Tips for your Chicago Segway Tour:

1. Wear good shoes – you are essentially standing in one place for two-three hours (there are a few breaks, of course) so you will want supportive shoes, like gym shoes/trainers.
2. Dress appropriately – riding along the lake front means a strong breeze, but if you do the 10am tour, like we did, the sun will be beating down as well. Night tours will get chilly even in summer, thanks to that good ol’ Chicago ‘lake effect’.  Bring a jacket, wear shades and don’t forget sunscreen. Even in the winter, your nose will burn a bit on a sunny day without it.
3. The Segway has a pouch for 1-2 bottles of water, an iPad and a small camcorder, so it’s tech ready. The office has water bottles for $1.

 

chicago view from river

 

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Vegetarian Dixie: The Best of Southern Food

savannah breakfast at clary’s

We. Love. Food. One of the best things about traveling is the new food we try in each new place we visit, and our NYC2NOLA road trip was no different. We were super excited to try all the local specialties and from New York until we hit the South, this was a piece of cake. However, it turns out that finding vegetarian dishes in the Land of Dixie is a challenge when plates are normally piled high with pork, chicken and shrimp. We did manage to belly up to some fabulous southern restaurants for some traditional soul food. If you’re planning to visit the Southern USA and are looking for some great vegetarian food, these are some places we loved:charleston mac n cheese sandwich

Vegetarian food in the Southern USA

Vegetarian food in Atlanta, Georgia

Mary Mac’s Tea Room
While visiting a college friend and Atlanta local on our road trip this summer, she insisted we dine at Mary Mac’s, an Atlanta institution which has been serving up classic Southern cuisine since Mary MacKenzie opened it in 1945. 60 years later, this old school southern restaurant serves up southern staples like country-fried steak, chicken pan pie with gravy and sweet potato soufflé, and always with the utmost, genuine southern hospitality. To start, all diners (most of whom are locals – this ain’t no tourist trap) are served ‘potlikker’ (broth of cooking up greens) with bread – and though this usually have chicken in it, the waitress organized us two vegetarian bowls of the stuff. Mary Mac’s is meat-heavy Dixie food, so we both opted for the vegetable plate of four sides, which was a great way to sample several small plates of Southern food. We were already familiar with the Southern Vegetable Plate concept from our road trip stops at Cracker Barrel along the way.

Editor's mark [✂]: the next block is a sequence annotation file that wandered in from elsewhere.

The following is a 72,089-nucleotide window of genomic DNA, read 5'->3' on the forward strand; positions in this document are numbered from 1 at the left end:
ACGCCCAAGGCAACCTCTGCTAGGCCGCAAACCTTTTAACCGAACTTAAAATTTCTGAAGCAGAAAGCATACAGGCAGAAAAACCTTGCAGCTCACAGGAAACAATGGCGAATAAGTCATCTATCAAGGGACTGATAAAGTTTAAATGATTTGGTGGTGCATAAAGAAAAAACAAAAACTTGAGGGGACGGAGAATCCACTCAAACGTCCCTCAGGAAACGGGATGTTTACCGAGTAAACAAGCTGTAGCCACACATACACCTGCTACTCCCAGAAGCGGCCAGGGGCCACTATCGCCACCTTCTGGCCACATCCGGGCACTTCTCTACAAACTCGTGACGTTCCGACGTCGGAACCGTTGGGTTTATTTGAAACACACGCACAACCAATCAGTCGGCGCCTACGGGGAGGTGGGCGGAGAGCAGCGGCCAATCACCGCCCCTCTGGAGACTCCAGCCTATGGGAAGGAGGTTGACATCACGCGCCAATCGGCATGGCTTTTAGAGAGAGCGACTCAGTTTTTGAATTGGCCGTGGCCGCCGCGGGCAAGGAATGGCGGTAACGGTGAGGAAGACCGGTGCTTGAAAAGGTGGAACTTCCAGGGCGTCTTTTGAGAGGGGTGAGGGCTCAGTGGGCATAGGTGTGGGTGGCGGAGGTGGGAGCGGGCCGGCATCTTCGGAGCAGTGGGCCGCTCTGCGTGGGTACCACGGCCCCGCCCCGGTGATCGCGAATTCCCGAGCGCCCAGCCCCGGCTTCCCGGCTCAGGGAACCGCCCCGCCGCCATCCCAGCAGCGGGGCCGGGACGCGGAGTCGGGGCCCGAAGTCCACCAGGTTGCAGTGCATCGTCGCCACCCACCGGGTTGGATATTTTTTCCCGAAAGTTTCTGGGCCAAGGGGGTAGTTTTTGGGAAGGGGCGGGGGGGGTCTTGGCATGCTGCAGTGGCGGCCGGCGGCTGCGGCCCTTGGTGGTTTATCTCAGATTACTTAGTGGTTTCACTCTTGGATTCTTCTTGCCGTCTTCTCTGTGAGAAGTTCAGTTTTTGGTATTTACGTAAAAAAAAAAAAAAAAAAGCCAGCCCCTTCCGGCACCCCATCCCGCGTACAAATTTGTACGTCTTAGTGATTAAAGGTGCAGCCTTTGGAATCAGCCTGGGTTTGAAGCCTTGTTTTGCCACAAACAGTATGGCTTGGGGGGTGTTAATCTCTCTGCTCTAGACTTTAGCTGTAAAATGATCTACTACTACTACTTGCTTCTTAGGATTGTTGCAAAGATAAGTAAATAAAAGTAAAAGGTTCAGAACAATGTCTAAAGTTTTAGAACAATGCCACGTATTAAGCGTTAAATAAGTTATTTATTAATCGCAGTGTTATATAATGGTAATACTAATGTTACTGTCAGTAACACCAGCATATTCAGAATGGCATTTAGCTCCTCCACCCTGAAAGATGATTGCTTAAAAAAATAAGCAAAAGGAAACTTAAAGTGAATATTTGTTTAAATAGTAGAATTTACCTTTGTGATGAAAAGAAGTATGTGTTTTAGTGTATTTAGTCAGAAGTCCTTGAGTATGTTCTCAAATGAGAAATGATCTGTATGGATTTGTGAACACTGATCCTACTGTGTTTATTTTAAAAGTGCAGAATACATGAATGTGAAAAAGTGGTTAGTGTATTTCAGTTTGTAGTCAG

vegetarian food southern USABetween the two of us we had broccoli soufflé, cheese & vegetable soufflé, fried green tomatoes, mac’n’cheese, coleslaw, a vegetable medley, fried okra, and of course, a side of fresh home-made corn bread on the side. For dessert the three of us split the banana pudding, bread pudding and Georgia peach cobbler, which were all seriously good, before waddling out to the car.

Vegetarian food in Savannah, Georgia

This open-minded everyone’s-welcome city may not have many purely vegetarian restaurants, but plenty of places in town have veggie-friendly options on the menu.

Breakfast at Clary’s
You might know Clary’s already from the movie Midnight in the Garden of Good and Evil, which hosted many of the scenes of the film. This traditional diner opened over 100 years ago, so they know a thing or two about pleasing local customers to keep ’em coming back for more. Veggie options here include mouth-watering Stuffed French Toast, Eggs Benedict or the ‘Elvis’ – thick-sliced sourdough toast stuffed with peanut butter and bananas, the sandwich the King made famous. You can also try classic Southern items such as griddle cakes (pancakes), Caramel Pecan Sticky Buns, grits or Biscuits & Gravy.

savannah breakfast at clary's

The Westin Savannah Harbor Golf Resort & Spa